On the Jews and the Lutherans

The Elca Confronts History


Ever since the Confessing Church in Germany issued the Barmen Declaration in 1934, Lutherans, both European and American, have struggled with issues surrounding the role of the church during the rise of Nazism and World War II. Most recently, here in the United States, this struggle led in 1994 to the official condemnation by the Evangelical Lutheran Church in America1 of Luther’s 1543 anti-Semitic pamphlet. Continuing along the path of repentance and reconciliation, the ELCA in April 1998 issued the draft of a document on Lutheran-Jewish relations, requesting comment from academics and clergy associated with the church. A final version was adopted on 16 November 1998.


Jewish Community Jewish People Protestant Church Official Condemnation Biblical Interpretation 
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  1. 2.
    Quoted in Richard Gutteridge, ‘German Protestantism and the Jews’, in Kulka and Mendes-Flohr(eds.), ‘Judaism and Christianity under the Impact of National Socialism, 1919–1945 (Jerusalem: Historical Society of Israel, 1987), p.234.Google Scholar
  2. 12.
    See Kenneth R. Stow, ‘Hatred of the Jews or Love of the Church: Papal Policy Toward the Jews in the Middle Ages’, in Shmuel Almog, ed., Antisemitism Through the Ages (New York: Pergamon Press, 1988), pp.71–90.Google Scholar
  3. 13.
    See, for instance, Immanuel Kant, Religion Within the Limits of Reason Alone (New York: Harper Torchbooks, 1960) andGoogle Scholar
  4. Emil Fackenheim, Encounters Between Judaism and Modern Philosophy (New York: Basic Books, 1973), esp. chs 2 and 3.Google Scholar
  5. 14.
    See Judith H. Banki, ‘The Image of Jews in Christian Teaching’, in Naomi W. Cohen (ed.), Essential Papers on Jewish—Christian Relations in the United States: Imagery and Reality (New York: New York University Press, 1990), 43–59, esp. p.55.Google Scholar
  6. Also, Amy Newman, ‘The Death of Judaism in German Protestant Thought from Luther to Hegel’, Journal of the American Academy of Religion 61/3 (Fall 1993): 455–84.CrossRefGoogle Scholar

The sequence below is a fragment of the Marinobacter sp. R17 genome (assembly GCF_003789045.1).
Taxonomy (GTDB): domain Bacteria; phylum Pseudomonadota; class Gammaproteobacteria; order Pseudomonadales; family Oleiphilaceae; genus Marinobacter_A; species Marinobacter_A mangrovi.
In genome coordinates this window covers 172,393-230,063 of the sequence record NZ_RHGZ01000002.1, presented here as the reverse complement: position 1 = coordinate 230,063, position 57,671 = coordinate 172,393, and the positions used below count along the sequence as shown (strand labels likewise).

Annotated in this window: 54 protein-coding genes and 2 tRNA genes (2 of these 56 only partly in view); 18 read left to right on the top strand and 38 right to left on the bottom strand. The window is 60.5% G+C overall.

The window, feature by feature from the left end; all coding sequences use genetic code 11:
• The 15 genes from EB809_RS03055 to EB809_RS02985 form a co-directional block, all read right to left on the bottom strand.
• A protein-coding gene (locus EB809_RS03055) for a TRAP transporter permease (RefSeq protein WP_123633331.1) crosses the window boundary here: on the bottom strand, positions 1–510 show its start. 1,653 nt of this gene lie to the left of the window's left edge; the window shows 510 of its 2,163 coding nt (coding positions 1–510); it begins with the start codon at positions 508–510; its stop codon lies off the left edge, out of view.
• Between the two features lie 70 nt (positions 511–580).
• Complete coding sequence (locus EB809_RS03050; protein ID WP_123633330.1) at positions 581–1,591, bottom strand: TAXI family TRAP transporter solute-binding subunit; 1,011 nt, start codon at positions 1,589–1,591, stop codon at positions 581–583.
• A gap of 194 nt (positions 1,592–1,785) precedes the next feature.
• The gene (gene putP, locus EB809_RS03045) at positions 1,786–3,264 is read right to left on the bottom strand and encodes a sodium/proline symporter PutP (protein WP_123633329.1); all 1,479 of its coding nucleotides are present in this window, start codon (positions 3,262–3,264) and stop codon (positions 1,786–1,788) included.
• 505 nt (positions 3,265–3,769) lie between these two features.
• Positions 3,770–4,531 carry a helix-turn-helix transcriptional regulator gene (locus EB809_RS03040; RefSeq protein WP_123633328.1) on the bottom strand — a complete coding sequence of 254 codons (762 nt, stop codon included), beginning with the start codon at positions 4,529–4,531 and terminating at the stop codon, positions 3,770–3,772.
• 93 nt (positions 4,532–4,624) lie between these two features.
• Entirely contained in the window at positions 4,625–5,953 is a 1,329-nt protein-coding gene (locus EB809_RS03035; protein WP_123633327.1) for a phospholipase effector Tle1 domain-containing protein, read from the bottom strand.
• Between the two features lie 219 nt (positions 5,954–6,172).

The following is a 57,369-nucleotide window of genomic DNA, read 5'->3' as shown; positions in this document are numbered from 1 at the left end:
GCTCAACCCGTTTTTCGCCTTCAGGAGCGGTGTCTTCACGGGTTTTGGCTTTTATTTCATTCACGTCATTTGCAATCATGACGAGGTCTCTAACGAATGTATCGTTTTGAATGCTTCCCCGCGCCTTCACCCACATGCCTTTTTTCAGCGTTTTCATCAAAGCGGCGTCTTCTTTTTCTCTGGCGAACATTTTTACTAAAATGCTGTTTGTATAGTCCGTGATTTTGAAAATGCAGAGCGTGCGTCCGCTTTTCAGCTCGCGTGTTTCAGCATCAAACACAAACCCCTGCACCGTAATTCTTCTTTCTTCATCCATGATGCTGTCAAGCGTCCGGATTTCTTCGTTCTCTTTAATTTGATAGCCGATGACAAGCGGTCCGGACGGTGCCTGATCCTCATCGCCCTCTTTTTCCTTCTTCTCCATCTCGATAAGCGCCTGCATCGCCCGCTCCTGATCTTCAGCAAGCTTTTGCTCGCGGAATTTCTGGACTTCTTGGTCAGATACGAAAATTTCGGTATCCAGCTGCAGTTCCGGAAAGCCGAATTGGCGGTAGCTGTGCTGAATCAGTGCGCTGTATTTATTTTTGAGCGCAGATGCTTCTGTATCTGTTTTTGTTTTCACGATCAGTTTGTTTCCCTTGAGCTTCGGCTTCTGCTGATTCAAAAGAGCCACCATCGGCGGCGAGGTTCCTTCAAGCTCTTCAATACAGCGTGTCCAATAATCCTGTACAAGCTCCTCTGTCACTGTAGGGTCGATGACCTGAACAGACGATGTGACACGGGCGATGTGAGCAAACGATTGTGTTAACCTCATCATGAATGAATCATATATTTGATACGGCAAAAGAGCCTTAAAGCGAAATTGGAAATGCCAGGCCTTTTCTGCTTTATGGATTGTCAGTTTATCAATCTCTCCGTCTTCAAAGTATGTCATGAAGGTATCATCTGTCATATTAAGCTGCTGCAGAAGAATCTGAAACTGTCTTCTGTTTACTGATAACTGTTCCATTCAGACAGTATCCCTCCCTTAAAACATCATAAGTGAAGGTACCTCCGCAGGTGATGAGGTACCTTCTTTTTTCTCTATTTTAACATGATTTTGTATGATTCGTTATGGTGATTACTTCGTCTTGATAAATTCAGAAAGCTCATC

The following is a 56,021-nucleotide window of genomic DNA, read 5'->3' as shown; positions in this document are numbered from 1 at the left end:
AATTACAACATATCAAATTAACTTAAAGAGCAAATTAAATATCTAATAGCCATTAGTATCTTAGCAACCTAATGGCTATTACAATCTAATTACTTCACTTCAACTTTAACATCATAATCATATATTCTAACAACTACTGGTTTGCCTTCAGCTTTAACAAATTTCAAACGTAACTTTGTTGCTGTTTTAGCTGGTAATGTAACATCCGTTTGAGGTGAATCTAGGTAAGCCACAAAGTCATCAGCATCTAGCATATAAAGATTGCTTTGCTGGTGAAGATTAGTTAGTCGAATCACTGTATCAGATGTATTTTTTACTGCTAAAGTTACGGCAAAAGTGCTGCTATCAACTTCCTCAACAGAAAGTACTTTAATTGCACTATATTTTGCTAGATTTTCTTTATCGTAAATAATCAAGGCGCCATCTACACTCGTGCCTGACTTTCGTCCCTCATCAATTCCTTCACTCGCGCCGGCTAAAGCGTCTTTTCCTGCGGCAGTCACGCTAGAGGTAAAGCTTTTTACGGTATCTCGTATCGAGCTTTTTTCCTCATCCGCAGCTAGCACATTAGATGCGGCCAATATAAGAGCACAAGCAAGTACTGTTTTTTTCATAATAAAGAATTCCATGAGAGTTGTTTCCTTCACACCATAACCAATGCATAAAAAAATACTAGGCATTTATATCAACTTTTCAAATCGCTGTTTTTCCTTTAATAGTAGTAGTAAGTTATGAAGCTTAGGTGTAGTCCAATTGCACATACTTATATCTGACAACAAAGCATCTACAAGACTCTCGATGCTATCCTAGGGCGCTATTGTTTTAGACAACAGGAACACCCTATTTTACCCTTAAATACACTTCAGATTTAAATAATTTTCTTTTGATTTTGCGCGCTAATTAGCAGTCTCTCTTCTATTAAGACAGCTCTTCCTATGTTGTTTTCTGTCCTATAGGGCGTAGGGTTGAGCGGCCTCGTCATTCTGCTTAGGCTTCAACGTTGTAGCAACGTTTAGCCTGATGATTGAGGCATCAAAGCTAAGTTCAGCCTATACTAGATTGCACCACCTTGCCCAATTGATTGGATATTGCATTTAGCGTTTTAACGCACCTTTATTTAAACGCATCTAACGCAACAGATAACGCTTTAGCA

7. 22.
    Robert W. Ross, So It Was True: The American Protestant Press and the Nazi Persecution of the Jews (Minneapolis: University of Minnesota Press, 1980), pp.17–19.Google Scholar
  8. 29.
    Samuel H. Nafzger, ‘An Introduction to The Lutheran Church-Missouri Synod’ (St. Louis, Missouri: Concordia Publishing, 1994), p.4.Google Scholar
  9. 32.
    Donald J. Huber, ‘John H. Tietjen’, in George H. Shriver (ed.), Dictionary of Heresy Trials in American Christianity (Greenwood Press, 1997), p.423. Huber’s entry gives an excellent and detailed discussion of the liberal/conservative controversy in the Missouri Synod.Google Scholar
  10. 39.
    Harold H. Ditmanson (ed.), Stepping-Stones to Further Jewish—Lutheran Relationships: Key Lutheran Statements (Minneapolis: Augsburg Fortress, 1990), p.80. The last sentence quoted echoes of apologetics. It seems bizarre to imply that the ‘injustices’ referred to were secrets of a sort, when most of the evangelizing of Protestant denominations was done by ordinary folk. In addition, part of the task of the Commission on Witnessing to the Jewish People might be seen as correcting previous abuses, thus making church members aware of them in the first place.Google Scholar
  11. 43.
    Quoted in H.G. Haile, Luther: An Experiment in Biography (Princeton, New Jersey: Princeton University Press, 1980), p.292.Google Scholar
  12. 47.
    Bruce J. Lieske, ‘Witnessing to Jewish People’, (Orlando, FL.: Lutherans in Jewish Evangelism and LCMS World Mission, 1995), Appendix A, p.53.Google Scholar
  13. 48.
    Frederick C. Proehl (ed.), Marching Side by Side: Stories from Lutheran Chaplains on the Far-flung Battlefronts (St. Louis: Concordia Publishing, 1945), p.122.Google Scholar
  14. 49.
    Quoted in Harold Flender, Rescue in Denmark (New York: Holocaust Library, 1963), p.69.Google Scholar

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© Palgrave Macmillan, a division of Macmillan Publishers Limited 2001

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